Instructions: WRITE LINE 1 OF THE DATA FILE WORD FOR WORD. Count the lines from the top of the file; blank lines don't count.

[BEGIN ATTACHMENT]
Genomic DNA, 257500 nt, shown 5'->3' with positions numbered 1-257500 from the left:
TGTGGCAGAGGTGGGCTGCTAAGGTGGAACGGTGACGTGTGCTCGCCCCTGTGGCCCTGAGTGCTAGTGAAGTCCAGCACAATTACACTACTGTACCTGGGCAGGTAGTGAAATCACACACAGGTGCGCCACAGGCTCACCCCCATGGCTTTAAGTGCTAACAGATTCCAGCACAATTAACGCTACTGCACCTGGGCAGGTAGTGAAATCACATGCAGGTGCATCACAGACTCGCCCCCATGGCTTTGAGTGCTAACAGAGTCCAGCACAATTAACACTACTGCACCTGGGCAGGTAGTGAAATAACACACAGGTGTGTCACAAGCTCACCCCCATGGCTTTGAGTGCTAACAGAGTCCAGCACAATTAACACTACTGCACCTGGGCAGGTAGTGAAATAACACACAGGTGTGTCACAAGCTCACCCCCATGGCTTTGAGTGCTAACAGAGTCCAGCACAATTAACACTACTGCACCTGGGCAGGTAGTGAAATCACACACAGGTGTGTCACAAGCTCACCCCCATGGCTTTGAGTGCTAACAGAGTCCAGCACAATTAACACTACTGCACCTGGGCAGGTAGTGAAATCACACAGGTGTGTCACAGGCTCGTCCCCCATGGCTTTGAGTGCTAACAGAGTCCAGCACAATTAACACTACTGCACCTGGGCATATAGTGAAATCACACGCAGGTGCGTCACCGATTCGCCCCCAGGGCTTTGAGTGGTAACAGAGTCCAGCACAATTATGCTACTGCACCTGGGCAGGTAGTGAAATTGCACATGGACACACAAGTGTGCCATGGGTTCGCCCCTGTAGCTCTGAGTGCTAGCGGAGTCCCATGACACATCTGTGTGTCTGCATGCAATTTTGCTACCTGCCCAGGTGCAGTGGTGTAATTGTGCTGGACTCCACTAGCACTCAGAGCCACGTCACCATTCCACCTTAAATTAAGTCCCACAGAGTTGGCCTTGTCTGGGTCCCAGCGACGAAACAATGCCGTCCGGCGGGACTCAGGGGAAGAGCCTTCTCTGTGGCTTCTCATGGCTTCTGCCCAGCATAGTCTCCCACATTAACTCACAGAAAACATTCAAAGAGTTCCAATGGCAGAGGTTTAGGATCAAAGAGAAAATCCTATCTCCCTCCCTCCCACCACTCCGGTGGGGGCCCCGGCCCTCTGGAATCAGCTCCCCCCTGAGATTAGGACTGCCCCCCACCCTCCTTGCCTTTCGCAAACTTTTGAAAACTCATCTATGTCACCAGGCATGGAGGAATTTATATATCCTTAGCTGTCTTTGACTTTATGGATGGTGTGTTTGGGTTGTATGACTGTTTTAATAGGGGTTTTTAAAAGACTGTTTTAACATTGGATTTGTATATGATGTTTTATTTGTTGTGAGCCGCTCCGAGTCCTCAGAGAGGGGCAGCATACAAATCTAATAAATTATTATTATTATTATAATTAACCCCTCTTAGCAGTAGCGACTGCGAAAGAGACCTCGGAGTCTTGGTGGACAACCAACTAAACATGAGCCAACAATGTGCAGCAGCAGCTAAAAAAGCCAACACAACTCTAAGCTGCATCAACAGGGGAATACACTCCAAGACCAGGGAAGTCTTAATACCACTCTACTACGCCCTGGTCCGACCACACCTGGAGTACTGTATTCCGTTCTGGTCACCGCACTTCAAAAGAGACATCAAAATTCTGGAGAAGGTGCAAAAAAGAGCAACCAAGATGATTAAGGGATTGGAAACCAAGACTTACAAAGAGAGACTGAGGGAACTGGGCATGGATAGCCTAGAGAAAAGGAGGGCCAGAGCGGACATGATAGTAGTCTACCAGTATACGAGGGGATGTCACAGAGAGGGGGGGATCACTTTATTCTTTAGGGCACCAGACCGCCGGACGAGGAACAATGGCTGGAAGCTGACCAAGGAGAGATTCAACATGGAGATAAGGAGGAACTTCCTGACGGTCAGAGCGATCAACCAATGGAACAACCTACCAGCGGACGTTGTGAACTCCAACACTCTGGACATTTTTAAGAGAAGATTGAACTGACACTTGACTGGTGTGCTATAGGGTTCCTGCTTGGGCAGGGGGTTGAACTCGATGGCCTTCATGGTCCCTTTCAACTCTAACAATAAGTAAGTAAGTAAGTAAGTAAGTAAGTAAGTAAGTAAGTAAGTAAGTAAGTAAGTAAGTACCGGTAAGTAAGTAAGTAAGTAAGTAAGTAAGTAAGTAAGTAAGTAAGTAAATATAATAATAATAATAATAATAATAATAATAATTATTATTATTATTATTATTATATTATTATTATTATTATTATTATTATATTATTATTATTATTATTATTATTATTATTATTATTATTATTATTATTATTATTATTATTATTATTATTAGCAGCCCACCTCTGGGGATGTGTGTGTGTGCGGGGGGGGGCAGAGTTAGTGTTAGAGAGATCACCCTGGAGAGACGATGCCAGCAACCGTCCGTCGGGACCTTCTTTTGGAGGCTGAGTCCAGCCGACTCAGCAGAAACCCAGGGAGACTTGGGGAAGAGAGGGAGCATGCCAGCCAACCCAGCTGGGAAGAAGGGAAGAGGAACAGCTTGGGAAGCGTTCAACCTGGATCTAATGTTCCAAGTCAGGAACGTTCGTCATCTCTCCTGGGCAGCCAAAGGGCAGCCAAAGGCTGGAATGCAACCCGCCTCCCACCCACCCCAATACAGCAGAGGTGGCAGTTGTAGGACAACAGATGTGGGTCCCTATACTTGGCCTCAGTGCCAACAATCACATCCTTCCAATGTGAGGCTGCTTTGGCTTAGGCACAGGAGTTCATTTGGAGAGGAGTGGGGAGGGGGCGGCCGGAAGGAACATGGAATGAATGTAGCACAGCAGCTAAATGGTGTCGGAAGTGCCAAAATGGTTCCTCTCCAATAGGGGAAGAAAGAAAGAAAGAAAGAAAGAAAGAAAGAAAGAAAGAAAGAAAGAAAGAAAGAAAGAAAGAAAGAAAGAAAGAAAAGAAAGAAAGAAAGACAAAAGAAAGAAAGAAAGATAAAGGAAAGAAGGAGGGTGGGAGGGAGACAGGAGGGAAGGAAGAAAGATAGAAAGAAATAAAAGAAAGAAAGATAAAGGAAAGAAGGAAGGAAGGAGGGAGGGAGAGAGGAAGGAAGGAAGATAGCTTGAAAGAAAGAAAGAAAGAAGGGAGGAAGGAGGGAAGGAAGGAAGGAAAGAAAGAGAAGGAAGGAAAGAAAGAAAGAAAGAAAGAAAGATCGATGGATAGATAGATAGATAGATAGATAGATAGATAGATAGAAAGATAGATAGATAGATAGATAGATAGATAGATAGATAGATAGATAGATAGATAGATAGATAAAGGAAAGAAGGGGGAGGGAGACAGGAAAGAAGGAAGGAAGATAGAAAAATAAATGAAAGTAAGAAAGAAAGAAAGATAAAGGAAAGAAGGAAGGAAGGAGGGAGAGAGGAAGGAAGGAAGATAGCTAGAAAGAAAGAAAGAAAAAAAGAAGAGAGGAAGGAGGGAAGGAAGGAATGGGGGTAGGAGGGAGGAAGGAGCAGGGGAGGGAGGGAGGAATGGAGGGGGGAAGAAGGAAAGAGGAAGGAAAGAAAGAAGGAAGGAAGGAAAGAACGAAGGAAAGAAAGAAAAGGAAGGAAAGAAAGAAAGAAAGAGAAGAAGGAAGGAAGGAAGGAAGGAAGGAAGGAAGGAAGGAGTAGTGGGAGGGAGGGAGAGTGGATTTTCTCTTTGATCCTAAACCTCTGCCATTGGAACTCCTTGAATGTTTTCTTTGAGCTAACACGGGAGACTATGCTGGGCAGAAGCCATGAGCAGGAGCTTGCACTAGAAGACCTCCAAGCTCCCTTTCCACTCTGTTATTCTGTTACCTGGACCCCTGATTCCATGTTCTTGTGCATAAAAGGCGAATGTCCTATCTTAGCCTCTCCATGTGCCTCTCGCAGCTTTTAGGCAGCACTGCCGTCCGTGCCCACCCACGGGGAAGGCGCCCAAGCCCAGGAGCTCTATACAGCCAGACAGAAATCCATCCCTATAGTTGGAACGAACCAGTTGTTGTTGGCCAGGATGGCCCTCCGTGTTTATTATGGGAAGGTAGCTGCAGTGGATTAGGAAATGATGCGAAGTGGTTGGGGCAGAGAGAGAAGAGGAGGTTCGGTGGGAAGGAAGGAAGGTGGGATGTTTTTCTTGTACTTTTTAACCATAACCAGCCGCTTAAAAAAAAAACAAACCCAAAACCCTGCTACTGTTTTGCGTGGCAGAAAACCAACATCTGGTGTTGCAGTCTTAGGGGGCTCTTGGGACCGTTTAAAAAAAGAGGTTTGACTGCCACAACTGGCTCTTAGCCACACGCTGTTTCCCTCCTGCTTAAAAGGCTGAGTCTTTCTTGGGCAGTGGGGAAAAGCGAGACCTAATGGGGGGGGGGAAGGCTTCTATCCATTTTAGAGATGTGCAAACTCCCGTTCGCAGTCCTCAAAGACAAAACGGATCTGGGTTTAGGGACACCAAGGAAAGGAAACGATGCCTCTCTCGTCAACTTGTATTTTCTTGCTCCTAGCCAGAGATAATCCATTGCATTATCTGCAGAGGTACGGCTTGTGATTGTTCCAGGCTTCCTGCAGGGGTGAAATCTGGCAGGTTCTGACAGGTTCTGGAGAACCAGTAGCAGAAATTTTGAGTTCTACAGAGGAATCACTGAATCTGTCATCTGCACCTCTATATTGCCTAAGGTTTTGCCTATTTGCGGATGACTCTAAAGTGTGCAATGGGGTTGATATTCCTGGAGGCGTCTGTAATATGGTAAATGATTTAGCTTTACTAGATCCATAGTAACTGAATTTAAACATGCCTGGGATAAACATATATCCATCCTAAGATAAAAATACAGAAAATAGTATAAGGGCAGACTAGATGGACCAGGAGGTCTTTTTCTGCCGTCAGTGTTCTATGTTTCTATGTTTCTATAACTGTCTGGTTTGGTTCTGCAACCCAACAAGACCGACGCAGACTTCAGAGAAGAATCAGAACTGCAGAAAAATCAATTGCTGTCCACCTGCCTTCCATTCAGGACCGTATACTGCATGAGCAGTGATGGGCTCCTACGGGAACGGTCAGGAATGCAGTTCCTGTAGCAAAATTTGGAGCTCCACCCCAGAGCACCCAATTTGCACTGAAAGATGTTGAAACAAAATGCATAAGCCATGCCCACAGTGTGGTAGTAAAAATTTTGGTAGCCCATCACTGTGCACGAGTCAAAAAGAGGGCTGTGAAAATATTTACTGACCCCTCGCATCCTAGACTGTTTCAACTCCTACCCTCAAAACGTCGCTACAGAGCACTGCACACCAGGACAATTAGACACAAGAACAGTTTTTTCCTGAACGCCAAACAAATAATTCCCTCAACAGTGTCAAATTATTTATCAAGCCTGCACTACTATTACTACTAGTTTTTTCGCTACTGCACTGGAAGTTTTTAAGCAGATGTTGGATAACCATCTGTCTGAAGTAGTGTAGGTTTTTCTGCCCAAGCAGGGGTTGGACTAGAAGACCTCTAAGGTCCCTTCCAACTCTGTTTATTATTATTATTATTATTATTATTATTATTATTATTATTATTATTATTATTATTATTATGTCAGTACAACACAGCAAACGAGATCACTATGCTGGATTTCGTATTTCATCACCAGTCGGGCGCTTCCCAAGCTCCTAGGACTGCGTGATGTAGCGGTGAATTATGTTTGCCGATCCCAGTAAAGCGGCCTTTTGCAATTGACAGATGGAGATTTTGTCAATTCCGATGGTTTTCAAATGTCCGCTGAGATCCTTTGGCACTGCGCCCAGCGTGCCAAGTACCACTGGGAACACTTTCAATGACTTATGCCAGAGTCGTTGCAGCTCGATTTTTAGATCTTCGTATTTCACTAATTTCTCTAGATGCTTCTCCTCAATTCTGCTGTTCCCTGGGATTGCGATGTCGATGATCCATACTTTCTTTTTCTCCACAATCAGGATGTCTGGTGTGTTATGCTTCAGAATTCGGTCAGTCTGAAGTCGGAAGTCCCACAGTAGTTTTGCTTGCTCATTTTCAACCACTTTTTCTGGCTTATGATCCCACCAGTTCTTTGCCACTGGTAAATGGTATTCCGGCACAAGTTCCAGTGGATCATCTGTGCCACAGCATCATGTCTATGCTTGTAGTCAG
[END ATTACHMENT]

Genomic DNA, 257500 nt, shown 5'->3' with positions numbered 1-257500 from the left: